In Response to: The Politics of History

Thank you for the article on Allen Guelzo, a titan in the Lincoln field. Princeton is very fortunate to have him. Thank you, too, for revealing the apparent truth about inescapable bigotry at least in some of the elite ranks of elite educational institutions. As the article’s subtitle says, indeed Professor Guelzo is battling over how we teach about America’s past. It seems he has been battling his own professional colleagues all his academic life! The article states, “In the age of Trump, can a serious scholar moonlight as a conservative pundit without tarnishing his reputation in the academy?” Such tarnish can only happen if influencers in the academy value subjective political ideology more than objective scholarship. How about the treatment Guelzo received at Penn, where “… a faculty gatekeeper unsuccessfully argued against passing Guelzo on to the Ph.D. program—what was the point, if he was going to end up teaching at a Bible college?” Or that “… a Penn faculty member warned [Guelzo] that ‘the slightest whiff of religion on your résumé is the kiss of death.’” Doesn’t this constitute religious bigotry in the professoriate? Or how about nine American historians contacted for the story (including the congruously named Professor Blight of Yale) declining to speak about Guelzo because of their political disagreements with him. Doesn’t such shunning reek of intellectual or viewpoint discrimination? Ah, how I wish the ideal we cherish of an elite liberal arts university education truly was still liberal.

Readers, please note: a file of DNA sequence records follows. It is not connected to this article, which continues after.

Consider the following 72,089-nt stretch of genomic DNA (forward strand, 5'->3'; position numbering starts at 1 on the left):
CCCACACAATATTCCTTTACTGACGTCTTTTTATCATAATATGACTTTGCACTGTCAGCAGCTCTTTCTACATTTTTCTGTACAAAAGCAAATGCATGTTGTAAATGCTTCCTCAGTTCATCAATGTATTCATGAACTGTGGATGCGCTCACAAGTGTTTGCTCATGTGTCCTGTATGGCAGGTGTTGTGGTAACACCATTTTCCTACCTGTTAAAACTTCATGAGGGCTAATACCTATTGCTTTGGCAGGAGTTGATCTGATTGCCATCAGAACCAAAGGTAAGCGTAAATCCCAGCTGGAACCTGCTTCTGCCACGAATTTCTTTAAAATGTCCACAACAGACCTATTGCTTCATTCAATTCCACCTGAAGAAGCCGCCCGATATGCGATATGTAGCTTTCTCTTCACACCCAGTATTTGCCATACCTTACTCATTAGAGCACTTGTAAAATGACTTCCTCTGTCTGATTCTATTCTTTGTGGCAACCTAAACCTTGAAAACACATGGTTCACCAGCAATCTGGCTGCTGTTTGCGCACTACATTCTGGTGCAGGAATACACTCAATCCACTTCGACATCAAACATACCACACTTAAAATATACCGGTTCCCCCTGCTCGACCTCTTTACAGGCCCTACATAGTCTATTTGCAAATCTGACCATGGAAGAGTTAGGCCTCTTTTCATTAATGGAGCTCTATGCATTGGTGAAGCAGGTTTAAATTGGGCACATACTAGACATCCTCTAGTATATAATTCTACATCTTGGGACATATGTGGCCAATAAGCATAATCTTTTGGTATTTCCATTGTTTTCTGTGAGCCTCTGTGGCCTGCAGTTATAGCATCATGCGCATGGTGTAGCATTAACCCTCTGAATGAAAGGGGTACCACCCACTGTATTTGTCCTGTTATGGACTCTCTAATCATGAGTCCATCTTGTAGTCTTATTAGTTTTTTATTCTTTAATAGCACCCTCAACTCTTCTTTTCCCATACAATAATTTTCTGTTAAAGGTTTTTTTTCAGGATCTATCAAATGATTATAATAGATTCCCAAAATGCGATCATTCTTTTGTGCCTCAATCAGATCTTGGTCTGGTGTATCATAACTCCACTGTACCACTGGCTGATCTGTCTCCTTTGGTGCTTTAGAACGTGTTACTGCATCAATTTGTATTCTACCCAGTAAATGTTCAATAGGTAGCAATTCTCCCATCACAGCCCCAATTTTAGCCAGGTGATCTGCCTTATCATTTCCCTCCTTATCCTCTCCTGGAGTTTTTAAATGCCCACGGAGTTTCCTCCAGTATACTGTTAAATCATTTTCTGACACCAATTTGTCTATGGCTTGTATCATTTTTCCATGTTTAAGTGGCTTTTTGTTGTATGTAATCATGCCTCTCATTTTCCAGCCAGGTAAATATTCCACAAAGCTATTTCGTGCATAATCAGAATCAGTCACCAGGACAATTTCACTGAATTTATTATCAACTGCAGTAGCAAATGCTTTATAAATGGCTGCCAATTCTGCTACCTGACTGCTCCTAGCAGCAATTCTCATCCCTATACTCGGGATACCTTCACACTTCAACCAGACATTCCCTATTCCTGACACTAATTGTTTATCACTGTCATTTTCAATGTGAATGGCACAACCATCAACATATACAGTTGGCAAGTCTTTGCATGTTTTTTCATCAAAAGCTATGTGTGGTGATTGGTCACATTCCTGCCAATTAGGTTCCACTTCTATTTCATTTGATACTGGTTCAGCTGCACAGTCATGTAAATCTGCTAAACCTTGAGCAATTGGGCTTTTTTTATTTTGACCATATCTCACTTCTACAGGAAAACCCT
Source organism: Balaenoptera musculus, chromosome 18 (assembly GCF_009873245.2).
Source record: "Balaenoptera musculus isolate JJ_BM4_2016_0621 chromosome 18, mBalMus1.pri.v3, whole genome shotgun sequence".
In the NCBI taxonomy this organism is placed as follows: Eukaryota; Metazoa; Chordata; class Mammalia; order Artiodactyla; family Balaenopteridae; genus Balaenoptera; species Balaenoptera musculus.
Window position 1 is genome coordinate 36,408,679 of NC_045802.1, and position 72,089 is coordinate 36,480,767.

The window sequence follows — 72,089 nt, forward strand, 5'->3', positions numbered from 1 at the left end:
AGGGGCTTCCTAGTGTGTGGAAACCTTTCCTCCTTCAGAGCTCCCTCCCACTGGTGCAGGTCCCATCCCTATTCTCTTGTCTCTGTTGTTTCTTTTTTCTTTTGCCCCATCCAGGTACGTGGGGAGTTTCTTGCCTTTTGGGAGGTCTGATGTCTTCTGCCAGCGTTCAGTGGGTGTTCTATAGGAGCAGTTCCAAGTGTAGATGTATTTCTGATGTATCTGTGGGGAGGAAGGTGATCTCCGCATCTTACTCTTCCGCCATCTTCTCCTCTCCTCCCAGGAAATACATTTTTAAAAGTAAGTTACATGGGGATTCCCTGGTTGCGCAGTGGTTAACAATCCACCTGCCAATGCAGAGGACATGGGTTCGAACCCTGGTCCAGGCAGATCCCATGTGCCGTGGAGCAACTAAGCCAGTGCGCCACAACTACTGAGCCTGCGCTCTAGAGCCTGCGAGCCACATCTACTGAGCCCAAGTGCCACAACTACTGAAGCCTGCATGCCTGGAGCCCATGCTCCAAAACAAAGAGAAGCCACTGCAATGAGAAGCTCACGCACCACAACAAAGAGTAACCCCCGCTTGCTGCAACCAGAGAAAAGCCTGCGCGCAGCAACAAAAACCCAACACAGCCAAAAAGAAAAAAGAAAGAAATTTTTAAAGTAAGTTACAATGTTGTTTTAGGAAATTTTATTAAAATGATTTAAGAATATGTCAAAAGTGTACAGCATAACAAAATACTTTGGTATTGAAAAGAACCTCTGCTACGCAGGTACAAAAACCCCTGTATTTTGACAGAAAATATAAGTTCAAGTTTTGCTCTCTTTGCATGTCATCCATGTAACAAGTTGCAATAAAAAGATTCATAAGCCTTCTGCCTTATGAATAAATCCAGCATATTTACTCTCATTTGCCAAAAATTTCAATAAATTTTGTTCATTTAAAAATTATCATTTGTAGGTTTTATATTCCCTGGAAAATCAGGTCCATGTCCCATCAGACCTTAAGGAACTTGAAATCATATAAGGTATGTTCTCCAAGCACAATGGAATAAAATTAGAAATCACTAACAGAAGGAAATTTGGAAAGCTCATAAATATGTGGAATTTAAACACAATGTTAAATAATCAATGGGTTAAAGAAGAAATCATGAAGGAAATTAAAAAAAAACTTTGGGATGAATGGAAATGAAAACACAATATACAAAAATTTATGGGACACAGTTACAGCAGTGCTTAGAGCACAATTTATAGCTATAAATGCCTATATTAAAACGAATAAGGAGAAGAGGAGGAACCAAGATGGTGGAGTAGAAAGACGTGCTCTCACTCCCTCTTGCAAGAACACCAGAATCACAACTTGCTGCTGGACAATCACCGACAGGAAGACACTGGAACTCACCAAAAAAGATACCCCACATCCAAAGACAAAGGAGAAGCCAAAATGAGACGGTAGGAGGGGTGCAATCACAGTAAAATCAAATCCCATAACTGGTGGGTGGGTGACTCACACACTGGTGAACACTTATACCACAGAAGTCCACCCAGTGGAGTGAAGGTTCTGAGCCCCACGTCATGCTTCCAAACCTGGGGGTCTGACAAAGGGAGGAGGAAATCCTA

Thomas H. Pyle ’76
Princeton, N.J.